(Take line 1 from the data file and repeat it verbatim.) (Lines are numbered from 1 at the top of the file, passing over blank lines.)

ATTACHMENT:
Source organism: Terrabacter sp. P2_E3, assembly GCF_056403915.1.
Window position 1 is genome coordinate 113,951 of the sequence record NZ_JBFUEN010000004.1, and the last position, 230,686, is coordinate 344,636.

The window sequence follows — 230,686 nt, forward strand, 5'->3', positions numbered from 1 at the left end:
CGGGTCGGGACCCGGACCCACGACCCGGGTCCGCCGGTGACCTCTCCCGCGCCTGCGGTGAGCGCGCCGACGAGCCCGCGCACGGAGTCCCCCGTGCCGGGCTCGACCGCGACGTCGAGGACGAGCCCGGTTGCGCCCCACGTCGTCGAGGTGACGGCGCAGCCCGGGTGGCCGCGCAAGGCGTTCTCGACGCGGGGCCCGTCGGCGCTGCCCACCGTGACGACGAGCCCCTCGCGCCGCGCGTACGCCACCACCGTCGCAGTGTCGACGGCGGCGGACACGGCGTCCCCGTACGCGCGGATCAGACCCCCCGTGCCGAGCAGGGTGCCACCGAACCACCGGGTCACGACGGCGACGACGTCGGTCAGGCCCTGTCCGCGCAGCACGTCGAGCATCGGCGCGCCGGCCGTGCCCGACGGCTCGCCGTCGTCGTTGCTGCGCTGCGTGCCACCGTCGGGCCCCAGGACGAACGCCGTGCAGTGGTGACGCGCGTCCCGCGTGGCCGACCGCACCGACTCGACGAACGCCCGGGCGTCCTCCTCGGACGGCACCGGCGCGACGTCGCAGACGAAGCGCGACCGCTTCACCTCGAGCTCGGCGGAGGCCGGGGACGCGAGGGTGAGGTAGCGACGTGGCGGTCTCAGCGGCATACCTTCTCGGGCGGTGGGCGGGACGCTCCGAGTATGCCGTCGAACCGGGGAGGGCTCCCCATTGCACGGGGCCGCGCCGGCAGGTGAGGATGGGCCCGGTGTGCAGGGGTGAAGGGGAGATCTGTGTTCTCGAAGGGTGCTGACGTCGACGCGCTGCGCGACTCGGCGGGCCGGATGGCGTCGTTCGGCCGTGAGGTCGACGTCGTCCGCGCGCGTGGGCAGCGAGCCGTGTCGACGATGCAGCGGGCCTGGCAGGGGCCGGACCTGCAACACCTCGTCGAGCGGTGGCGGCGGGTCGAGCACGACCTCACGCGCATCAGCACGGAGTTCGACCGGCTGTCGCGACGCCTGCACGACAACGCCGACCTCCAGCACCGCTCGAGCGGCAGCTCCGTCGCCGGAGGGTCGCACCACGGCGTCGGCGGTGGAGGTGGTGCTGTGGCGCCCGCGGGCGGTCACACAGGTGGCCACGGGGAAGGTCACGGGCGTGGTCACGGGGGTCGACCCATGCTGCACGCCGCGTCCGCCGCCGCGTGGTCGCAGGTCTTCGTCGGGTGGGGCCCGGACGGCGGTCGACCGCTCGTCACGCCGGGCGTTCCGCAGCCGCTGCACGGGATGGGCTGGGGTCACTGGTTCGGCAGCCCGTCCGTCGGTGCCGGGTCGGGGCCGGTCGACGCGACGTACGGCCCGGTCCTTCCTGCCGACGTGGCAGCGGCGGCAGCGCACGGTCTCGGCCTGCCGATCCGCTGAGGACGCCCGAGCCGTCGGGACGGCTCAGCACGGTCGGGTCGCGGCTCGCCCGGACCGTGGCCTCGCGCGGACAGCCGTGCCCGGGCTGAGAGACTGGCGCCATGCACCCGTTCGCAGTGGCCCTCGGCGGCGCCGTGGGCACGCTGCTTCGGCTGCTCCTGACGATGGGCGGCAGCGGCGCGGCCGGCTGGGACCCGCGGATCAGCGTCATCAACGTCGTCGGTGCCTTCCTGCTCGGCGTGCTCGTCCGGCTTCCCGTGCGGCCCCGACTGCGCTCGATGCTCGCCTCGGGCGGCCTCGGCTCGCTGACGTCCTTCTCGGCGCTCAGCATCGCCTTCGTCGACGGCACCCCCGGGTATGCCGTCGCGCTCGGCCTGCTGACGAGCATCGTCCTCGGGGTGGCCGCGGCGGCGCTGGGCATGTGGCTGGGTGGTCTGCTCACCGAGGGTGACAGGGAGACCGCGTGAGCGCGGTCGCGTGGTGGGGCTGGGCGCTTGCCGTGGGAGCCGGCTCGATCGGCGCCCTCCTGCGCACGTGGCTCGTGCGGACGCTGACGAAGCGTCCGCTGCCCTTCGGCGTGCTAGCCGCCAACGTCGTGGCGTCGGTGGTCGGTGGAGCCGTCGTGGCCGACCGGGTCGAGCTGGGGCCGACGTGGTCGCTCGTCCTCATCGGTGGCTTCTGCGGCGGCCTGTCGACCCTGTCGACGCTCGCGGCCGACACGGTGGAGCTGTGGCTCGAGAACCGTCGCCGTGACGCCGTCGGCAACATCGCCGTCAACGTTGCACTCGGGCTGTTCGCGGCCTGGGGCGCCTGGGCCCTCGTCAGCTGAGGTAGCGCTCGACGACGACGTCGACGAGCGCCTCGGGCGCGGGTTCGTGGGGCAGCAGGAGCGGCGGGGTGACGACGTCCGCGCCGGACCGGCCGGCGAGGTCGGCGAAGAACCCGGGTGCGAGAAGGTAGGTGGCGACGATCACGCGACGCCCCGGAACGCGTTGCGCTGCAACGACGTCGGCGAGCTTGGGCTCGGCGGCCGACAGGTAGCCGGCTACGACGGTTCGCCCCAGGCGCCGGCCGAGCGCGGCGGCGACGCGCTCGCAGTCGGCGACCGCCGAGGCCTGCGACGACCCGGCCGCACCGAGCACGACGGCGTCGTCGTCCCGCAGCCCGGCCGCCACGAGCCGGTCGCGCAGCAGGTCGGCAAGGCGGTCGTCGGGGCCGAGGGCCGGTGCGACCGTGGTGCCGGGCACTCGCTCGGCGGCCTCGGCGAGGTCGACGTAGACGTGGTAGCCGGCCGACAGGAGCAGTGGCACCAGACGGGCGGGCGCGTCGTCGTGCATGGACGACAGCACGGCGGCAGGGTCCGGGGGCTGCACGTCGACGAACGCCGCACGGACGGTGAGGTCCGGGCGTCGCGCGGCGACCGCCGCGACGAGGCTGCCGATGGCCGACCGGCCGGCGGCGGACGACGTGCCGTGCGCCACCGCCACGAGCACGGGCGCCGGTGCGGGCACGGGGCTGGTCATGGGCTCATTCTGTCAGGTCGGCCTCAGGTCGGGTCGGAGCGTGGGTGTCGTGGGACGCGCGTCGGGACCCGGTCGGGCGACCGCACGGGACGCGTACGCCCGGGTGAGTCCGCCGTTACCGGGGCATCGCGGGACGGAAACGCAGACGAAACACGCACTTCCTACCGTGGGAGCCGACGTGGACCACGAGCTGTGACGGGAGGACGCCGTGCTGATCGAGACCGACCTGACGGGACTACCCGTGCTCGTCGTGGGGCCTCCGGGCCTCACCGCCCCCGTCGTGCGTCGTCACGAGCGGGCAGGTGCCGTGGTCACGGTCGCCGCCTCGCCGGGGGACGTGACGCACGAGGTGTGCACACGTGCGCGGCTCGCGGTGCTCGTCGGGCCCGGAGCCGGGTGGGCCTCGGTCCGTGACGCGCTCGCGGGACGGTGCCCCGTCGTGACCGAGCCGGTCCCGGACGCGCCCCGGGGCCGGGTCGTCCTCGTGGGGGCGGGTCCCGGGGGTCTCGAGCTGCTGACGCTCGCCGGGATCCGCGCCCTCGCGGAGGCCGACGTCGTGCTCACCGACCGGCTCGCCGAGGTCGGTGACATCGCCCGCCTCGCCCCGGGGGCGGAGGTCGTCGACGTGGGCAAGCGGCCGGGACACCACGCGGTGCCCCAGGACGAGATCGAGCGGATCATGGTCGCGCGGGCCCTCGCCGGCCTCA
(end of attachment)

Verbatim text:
Source organism: Terrabacter sp. P2_E3, assembly GCF_056403915.1.